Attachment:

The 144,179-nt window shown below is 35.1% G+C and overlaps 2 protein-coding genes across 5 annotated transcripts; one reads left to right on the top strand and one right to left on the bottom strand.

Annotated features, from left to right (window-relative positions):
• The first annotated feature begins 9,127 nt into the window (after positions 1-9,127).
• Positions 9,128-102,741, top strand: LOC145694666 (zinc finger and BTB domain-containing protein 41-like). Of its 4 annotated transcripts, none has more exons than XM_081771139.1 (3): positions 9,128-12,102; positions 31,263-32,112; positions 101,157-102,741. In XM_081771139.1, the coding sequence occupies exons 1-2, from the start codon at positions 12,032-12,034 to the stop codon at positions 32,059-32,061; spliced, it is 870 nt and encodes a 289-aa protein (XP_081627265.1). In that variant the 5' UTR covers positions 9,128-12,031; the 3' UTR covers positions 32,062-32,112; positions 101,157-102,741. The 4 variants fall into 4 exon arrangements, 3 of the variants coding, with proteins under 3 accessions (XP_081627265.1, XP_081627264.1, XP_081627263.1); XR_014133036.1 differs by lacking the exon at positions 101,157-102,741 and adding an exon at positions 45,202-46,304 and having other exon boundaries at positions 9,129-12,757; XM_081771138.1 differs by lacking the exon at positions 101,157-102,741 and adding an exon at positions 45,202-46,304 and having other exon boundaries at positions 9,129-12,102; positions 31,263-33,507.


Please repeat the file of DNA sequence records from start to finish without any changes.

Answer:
The 144,179-nt window shown below is 35.1% G+C and overlaps 2 protein-coding genes across 5 annotated transcripts; one reads left to right on the top strand and one right to left on the bottom strand.

Annotated features, from left to right (window-relative positions):
• The first annotated feature begins 9,127 nt into the window (after positions 1-9,127).
• Positions 9,128-102,741, top strand: LOC145694666 (zinc finger and BTB domain-containing protein 41-like). Of its 4 annotated transcripts, none has more exons than XM_081771139.1 (3): positions 9,128-12,102; positions 31,263-32,112; positions 101,157-102,741. In XM_081771139.1, the coding sequence occupies exons 1-2, from the start codon at positions 12,032-12,034 to the stop codon at positions 32,059-32,061; spliced, it is 870 nt and encodes a 289-aa protein (XP_081627265.1). In that variant the 5' UTR covers positions 9,128-12,031; the 3' UTR covers positions 32,062-32,112; positions 101,157-102,741. The 4 variants fall into 4 exon arrangements, 3 of the variants coding, with proteins under 3 accessions (XP_081627265.1, XP_081627264.1, XP_081627263.1); XR_014133036.1 differs by lacking the exon at positions 101,157-102,741 and adding an exon at positions 45,202-46,304 and having other exon boundaries at positions 9,129-12,757; XM_081771138.1 differs by lacking the exon at positions 101,157-102,741 and adding an exon at positions 45,202-46,304 and having other exon boundaries at positions 9,129-12,102; positions 31,263-33,507.